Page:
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The First Thing You Should Do to Increase Your Income

By Tom Dyson, publisher, The Palm Beach Letter
Tuesday, August 10, 2010

Your bank probably pays you less than 0.2% interest...
According to The History of Interest Rates by Homer and Sylla, interest rates on bank deposits have generally fluctuated between 5% and 15% over the last 2,000 years. They've been higher – they reached 16% in 1981 – and they've been lower.
But generally speaking, a 5% interest rate on your savings is a fair expectation, by historical standards.
Right now, interest rates in America are at zero percent. They're also at zero percent in Japan. They're at 1% in Canada and in the Eurozone. And they're at 2% in China.
Checking accounts at the most popular banks in America pay pathetic interest rates. My Bank of America checking account, for example, pays 0.1%. Citi pays 0.1%. US Bank pays 0.2%. And Chase pays 0.01%.
Here at DailyWealth, we've suggested dozens of strategies to earn high income in a zero percent world. We've told you about virtual banks, tax-lien investing, preferred stocks, stock market bonds, blue-chip compounders, and covered call writing. But ending your relationship with the large national bank franchises is the easiest and quickest way to increase your income...
Huge banks have million-dollar marketing budgets and powerful brand names. They can afford to offer such low interest rates because new customers keep coming... and existing customers won't make the effort to move.
Regional and local banks don't have this luxury. Offering higher interest rates is the only way they can attract and keep deposits.
Bankrate is the best way to find high-yield bank accounts and CDs. You can search a variety of products, using either a national search or a local search. The website will tell you which banks offer the best interest rates. It will also give you the bank's safety rating.
I recently fired Bank of America and moved my banking relationship to EverBank, in Jacksonville, Florida. EverBank promises to pay interest rates that are in the top 5% of the nation. Right now, EverBank pays 1.51% in its money market account and 1.46% in its checking account, the highest rates in the country. You'll also get a 2.25% "teaser" rate for the first three months.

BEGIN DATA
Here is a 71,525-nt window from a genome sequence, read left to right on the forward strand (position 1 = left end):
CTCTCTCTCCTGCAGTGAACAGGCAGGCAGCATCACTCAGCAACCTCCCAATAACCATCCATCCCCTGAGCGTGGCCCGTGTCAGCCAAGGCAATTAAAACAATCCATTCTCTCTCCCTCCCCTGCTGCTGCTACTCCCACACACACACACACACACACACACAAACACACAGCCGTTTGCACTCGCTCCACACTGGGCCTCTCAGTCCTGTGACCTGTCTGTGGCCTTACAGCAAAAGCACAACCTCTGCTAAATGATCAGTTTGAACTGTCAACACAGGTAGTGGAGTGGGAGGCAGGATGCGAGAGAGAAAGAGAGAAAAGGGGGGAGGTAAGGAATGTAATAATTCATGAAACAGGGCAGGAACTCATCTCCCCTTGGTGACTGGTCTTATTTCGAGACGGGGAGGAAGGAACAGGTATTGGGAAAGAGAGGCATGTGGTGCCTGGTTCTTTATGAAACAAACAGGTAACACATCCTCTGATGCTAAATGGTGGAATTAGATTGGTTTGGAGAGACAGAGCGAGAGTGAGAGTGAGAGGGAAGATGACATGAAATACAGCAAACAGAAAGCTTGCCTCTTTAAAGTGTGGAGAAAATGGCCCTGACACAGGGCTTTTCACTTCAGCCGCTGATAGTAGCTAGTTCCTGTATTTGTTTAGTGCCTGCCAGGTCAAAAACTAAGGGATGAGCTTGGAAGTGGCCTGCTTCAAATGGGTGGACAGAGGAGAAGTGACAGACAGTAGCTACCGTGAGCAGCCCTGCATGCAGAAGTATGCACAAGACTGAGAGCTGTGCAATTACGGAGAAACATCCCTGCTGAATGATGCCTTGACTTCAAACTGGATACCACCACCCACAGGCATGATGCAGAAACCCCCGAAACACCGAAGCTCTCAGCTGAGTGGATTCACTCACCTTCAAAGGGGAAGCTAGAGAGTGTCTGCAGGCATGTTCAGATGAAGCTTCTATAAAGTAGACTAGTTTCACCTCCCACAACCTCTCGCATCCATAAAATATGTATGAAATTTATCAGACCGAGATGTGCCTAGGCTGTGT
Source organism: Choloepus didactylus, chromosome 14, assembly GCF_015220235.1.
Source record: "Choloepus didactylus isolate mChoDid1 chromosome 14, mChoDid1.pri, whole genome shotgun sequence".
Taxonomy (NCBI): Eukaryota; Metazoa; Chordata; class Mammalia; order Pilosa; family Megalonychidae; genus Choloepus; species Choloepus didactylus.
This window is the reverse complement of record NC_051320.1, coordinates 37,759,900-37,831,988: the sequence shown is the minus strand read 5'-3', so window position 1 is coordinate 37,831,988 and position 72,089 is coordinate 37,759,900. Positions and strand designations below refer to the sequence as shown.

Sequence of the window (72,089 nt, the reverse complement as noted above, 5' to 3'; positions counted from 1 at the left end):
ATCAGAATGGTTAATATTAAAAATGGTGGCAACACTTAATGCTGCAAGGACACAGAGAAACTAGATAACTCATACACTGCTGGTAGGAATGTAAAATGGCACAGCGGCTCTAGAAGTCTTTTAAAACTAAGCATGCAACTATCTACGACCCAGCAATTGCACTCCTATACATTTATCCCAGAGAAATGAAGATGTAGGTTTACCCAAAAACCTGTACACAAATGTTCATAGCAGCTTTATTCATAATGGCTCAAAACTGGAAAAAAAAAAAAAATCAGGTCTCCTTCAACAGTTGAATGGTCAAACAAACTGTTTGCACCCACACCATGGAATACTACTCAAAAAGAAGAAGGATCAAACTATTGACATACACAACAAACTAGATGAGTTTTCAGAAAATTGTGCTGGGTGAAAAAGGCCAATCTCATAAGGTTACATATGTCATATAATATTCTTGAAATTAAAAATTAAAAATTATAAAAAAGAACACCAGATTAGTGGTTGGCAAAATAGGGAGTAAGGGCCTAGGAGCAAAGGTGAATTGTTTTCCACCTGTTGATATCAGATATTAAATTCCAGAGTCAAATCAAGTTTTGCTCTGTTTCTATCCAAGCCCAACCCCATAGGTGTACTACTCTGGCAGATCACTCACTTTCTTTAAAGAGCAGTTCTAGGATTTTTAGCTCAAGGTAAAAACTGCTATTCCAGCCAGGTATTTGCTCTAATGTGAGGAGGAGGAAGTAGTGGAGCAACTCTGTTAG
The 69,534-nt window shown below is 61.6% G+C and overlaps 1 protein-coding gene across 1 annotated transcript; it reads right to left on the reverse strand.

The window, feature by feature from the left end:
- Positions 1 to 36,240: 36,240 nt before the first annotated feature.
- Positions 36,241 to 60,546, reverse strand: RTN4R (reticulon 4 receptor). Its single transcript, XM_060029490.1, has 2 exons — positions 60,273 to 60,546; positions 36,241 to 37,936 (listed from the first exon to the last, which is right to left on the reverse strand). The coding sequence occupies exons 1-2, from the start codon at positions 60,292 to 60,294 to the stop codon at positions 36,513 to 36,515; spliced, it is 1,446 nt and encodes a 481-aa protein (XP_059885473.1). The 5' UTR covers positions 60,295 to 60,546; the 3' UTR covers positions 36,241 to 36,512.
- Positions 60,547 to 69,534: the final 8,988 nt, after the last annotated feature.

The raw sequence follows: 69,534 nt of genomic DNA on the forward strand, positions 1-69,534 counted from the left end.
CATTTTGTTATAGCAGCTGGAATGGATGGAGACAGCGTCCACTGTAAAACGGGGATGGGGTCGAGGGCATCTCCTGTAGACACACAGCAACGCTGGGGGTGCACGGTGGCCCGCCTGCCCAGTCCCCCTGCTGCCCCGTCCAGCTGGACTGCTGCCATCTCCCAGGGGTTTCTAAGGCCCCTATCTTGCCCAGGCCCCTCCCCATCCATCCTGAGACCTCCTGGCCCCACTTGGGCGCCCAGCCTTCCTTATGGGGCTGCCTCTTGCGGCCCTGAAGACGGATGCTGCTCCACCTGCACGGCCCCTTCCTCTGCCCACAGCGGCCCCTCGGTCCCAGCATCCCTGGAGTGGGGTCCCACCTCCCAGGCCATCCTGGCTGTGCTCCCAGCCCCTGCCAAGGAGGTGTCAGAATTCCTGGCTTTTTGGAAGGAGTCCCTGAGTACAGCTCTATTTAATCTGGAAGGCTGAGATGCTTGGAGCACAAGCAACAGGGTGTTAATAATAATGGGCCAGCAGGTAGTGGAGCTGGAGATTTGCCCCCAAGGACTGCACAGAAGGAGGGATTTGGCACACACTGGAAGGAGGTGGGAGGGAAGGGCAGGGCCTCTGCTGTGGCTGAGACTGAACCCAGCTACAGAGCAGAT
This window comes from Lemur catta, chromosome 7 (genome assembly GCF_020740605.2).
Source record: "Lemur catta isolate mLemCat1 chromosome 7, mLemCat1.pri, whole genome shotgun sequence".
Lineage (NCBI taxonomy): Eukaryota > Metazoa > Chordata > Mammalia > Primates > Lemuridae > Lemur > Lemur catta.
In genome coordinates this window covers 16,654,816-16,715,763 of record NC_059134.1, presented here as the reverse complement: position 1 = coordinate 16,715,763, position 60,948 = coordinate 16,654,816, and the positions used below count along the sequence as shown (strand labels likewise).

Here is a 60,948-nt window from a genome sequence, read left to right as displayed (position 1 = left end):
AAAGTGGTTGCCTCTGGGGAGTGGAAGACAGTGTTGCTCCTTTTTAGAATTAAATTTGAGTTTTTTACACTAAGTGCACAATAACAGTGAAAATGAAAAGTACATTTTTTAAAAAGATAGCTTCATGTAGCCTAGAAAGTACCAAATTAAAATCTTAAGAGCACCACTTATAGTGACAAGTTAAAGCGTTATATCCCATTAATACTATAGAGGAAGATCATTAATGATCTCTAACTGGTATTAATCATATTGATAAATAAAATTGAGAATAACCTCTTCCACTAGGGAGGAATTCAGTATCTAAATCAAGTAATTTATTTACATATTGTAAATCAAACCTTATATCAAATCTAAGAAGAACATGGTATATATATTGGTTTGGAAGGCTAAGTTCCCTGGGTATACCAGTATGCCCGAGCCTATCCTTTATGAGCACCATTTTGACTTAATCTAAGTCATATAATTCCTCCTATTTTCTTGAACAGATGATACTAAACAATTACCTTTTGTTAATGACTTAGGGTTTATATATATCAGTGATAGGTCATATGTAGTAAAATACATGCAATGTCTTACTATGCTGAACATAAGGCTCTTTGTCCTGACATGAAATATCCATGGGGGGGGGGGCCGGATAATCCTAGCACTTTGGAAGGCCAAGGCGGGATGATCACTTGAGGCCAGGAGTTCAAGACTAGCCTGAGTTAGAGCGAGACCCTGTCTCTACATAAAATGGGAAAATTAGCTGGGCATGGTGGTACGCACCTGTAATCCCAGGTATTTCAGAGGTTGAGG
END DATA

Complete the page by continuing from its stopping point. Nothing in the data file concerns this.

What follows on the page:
EverBank has around $10 billion in deposits, which puts it among the top 100 banks in the country by deposit size. Bankrate gives it a four-star rating.
Even though EverBank is a regional bank, I can use my EverBank bankcard in any ATM I want – even in gas stations – and I never have to pay ATM fees.
Of all the banks in America, EverBank has the most experience dealing with customers over the Internet and telephone. That's because EverBank was an Internet "e-bank" eight years ago. EverBank even lets me deposit checks from my desk at work using a home scanner.
If you're using the large national banks for your checking account, you're wasting money. There are hundreds of safe, well-managed banks out there that would appreciate your deposit... and pay you accordingly.
Good investing,

Further Reading:

Whether you've got $5 million in the bank or $50,000, you want to know it's safe. This is where Joel Nagel, an asset-protection attorney and a good friend to DailyWealth, comes in... A few months back, he showed readers how to keep their cash safe from the taxman, insane U.S. government policies, and another failure in the banking system. Get the details here: The Easiest Way to Open a Foreign Bank Account.
If you're not ready to move your money overseas, and you don't think EverBank's interest rates can keep up with the government's money printing, consider putting a portion of your savings in "real wealth." It's easier than you think. Steve covered the ins and outs here: You Can Hold Gold in Your Bank Account.

Market Notes


Not much has changed since our "where's the big money?" note from three weeks ago...
To recap, a healthy bull market is driven by the buying power of mutual funds, hedge funds, and insurance company funds. These investors control multibillion-dollar portfolios. Only with strong buying enthusiasm from these folks can a real bull market flourish. Today's chart shows anything but enthusiasm...
Our chart displays the past six months of trading in the Dow Industrials investment fund (DIA). This is a basket of America's biggest, most important companies. Below the price chart, you'll find a window displaying the fund's daily trading volume. The red bars represent trading volume on days the fund declined. The gray bars represent trading volume on days the fund advanced. The taller the bar, the greater the volume.
As you can see below, trading volume boomed during the May selloff (A)... and selling power remained strong through the final tough days of June (B). Now note how the recent rally has come on tepid volume (C). Some of this "where's the big money?" action can be attributed to money managers taking their summer vacations. But even taking vacations into account, this is a bearish lack of buying interest.

The big money isn't buying this rally

In The Daily Crux

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